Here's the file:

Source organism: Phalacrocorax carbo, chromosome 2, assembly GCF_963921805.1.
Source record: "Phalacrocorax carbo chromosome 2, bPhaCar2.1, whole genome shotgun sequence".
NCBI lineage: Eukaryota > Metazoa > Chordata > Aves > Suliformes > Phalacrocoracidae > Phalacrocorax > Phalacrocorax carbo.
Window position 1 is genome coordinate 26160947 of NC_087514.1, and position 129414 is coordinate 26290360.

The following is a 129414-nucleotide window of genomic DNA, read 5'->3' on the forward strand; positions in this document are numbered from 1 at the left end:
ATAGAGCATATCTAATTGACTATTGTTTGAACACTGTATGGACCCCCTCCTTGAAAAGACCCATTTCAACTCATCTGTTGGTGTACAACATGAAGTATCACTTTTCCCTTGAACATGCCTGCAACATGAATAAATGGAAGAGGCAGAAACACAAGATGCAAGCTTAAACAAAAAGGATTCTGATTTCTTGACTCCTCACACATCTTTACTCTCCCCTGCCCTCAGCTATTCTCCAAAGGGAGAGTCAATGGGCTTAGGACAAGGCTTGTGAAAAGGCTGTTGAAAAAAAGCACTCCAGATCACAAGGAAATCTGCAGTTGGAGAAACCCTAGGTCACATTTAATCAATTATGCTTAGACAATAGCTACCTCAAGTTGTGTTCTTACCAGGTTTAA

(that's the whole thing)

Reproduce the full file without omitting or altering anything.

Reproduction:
Source organism: Phalacrocorax carbo, chromosome 2, assembly GCF_963921805.1.
Source record: "Phalacrocorax carbo chromosome 2, bPhaCar2.1, whole genome shotgun sequence".
NCBI lineage: Eukaryota > Metazoa > Chordata > Aves > Suliformes > Phalacrocoracidae > Phalacrocorax > Phalacrocorax carbo.
Window position 1 is genome coordinate 26160947 of NC_087514.1, and position 129414 is coordinate 26290360.

The following is a 129414-nucleotide window of genomic DNA, read 5'->3' on the forward strand; positions in this document are numbered from 1 at the left end:
ATAGAGCATATCTAATTGACTATTGTTTGAACACTGTATGGACCCCCTCCTTGAAAAGACCCATTTCAACTCATCTGTTGGTGTACAACATGAAGTATCACTTTTCCCTTGAACATGCCTGCAACATGAATAAATGGAAGAGGCAGAAACACAAGATGCAAGCTTAAACAAAAAGGATTCTGATTTCTTGACTCCTCACACATCTTTACTCTCCCCTGCCCTCAGCTATTCTCCAAAGGGAGAGTCAATGGGCTTAGGACAAGGCTTGTGAAAAGGCTGTTGAAAAAAAGCACTCCAGATCACAAGGAAATCTGCAGTTGGAGAAACCCTAGGTCACATTTAATCAATTATGCTTAGACAATAGCTACCTCAAGTTGTGTTCTTACCAGGTTTAA